|Full name||Bob Haro|
|Nickname||The Godfather of freestyle|
June 29, 1958 |
|Role||Professional BMX rider/company owner|
|Rider type||Skatepark, Flatland, Vert, Ramp|
Bob Haro (born June 29, 1958, in Pasadena, California) is a former freestyle BMX rider turned artist and business executive. He is the founder of Haro Bikes and was one of the most important early innovators of BMX freestyle.
He began biking in his high school sophomore year when he ran out of money riding dirt bikes. His father bought him a Honda 100 and he stripped the bike down to compete in motorcycle races. He won over 50 motocross trophies by 1975.
Around 1976, he got into BMX biking by racing his brother's bike out behind a bike shop in San Diego. After moving to Stockton, California as a result of his parents' divorce, Bob really got started racing and riding for a sponsor for Molina's Bike Shop. He was one of a small group of BMX'ers in that town to perform many of the common tricks.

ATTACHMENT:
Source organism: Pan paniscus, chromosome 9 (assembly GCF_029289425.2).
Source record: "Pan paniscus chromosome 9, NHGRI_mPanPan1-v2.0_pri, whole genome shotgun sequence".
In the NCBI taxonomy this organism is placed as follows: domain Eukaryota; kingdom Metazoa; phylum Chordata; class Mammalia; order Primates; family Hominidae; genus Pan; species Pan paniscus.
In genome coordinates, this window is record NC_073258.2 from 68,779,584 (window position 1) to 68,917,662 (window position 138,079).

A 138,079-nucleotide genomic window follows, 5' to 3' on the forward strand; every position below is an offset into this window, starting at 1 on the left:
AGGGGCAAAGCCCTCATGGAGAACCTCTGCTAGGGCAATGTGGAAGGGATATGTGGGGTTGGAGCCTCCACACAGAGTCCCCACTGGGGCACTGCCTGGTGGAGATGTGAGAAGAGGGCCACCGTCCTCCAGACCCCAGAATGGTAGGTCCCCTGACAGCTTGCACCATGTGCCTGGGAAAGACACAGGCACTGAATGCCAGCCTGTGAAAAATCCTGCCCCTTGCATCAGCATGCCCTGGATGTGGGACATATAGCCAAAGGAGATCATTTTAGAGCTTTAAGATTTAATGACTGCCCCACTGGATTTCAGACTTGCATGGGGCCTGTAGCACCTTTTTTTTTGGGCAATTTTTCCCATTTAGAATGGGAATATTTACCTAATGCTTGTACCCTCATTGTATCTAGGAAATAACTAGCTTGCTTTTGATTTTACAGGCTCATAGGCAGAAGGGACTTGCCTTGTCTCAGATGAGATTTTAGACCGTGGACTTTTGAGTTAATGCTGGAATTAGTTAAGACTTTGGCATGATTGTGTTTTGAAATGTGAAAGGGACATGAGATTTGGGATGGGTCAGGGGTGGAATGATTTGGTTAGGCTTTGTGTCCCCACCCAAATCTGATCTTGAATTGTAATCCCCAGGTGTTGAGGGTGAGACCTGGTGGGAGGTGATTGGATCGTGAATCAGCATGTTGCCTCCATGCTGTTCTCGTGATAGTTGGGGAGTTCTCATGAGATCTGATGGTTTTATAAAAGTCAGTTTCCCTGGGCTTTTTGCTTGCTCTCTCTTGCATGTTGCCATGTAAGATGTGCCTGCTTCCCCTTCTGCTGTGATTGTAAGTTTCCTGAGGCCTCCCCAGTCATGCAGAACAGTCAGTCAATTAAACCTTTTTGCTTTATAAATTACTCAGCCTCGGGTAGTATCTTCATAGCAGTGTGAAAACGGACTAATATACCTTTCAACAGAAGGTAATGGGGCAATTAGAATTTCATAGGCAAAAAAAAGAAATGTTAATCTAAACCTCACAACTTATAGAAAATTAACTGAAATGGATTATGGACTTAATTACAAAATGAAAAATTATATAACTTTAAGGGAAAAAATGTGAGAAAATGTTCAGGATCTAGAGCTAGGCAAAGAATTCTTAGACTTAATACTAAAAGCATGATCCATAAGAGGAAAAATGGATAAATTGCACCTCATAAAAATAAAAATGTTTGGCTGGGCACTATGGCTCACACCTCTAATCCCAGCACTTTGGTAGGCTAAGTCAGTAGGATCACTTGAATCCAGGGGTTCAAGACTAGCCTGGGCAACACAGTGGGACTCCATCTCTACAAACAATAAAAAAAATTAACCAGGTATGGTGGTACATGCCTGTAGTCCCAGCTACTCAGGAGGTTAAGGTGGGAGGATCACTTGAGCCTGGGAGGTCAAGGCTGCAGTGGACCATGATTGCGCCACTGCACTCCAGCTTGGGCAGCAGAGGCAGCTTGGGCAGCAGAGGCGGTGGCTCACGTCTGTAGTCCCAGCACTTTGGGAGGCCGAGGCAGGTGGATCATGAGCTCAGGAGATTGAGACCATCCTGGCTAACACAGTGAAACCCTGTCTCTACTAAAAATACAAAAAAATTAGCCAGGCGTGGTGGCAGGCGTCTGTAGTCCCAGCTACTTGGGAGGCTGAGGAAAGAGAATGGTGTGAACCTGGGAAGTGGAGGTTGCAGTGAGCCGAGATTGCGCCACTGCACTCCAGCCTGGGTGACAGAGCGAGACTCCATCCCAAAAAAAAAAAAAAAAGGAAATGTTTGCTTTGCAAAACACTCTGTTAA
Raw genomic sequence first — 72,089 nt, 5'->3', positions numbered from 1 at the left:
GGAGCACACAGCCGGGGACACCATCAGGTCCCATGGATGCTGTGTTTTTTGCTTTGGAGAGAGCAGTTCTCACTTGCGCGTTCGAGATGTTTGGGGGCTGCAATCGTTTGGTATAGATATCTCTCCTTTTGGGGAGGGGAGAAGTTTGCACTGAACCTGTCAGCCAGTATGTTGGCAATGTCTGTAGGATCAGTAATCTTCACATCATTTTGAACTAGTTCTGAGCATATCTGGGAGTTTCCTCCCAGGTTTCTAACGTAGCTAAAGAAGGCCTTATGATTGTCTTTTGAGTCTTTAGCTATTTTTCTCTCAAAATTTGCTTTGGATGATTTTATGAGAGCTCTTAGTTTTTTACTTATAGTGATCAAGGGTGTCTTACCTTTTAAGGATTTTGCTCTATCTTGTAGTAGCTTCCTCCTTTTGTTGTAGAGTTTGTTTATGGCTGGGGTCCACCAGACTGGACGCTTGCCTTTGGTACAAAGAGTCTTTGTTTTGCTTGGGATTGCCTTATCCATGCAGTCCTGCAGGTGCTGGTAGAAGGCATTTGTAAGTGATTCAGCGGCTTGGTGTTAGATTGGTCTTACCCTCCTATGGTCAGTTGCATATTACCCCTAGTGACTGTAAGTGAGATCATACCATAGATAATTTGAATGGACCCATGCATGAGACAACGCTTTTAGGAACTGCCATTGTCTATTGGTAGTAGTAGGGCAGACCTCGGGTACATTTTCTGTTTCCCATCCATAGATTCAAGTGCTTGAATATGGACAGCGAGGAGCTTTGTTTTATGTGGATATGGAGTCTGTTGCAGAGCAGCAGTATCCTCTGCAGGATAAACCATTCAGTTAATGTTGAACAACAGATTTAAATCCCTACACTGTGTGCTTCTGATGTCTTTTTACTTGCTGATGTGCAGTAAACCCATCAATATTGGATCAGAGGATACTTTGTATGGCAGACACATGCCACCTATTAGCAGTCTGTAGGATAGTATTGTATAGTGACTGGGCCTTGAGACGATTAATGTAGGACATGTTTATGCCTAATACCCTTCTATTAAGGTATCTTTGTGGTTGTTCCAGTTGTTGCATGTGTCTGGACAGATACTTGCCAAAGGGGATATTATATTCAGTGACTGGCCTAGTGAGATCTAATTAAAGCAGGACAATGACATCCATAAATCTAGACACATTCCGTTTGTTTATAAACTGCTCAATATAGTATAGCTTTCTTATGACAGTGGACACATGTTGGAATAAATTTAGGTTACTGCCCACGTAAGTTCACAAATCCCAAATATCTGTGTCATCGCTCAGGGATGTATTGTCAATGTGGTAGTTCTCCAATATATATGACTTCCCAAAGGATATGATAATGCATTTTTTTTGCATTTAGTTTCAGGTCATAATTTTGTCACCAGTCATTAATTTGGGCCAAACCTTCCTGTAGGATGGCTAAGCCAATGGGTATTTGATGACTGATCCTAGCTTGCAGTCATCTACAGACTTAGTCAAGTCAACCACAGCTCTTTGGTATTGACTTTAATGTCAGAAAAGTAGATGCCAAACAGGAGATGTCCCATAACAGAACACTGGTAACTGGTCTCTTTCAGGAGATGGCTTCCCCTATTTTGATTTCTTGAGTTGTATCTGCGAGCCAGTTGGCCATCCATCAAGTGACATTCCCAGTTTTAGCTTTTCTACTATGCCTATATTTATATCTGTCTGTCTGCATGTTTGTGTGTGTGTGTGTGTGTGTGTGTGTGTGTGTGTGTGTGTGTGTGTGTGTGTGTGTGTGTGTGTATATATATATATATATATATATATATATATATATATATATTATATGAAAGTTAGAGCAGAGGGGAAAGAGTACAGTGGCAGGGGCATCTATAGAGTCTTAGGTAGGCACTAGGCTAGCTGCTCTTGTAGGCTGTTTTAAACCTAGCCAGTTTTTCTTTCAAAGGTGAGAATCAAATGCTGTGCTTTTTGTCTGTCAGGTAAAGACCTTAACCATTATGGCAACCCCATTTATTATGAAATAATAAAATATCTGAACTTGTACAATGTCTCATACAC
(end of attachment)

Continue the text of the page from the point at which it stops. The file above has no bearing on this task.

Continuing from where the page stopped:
In 1981 Bob Haro and Bob Morales traveled on tour together performing shows all over the Midwest, Eastern United States, and parts of Canada to enthusiastic crowds. Also, in 1981, Haro was involved in the Steven Spielberg production of E.T. the Extra-Terrestrial as a stunt rider.
In 1981 Bob Haro designed the first frame and fork tailored to freestyle BMX. The frameset was manufactured by the bicycle company Torker and became commercially available in 1982 and was marketed as the Haro Freestyler.
He stopped riding in 1985 after four knee surgeries and, in 1987, he was inducted into the American Bicycle Association Hall Of Fame. In 1993 he founded his own company, Haro Design, Inc., a design and marketing company in Cardiff, CA.
Bob Haro also invented the style of Flatland BMX.
In 2012, as part of the London Olympic Games, Bob Haro choreographed the Dove bike sequence in the Opening ceremony.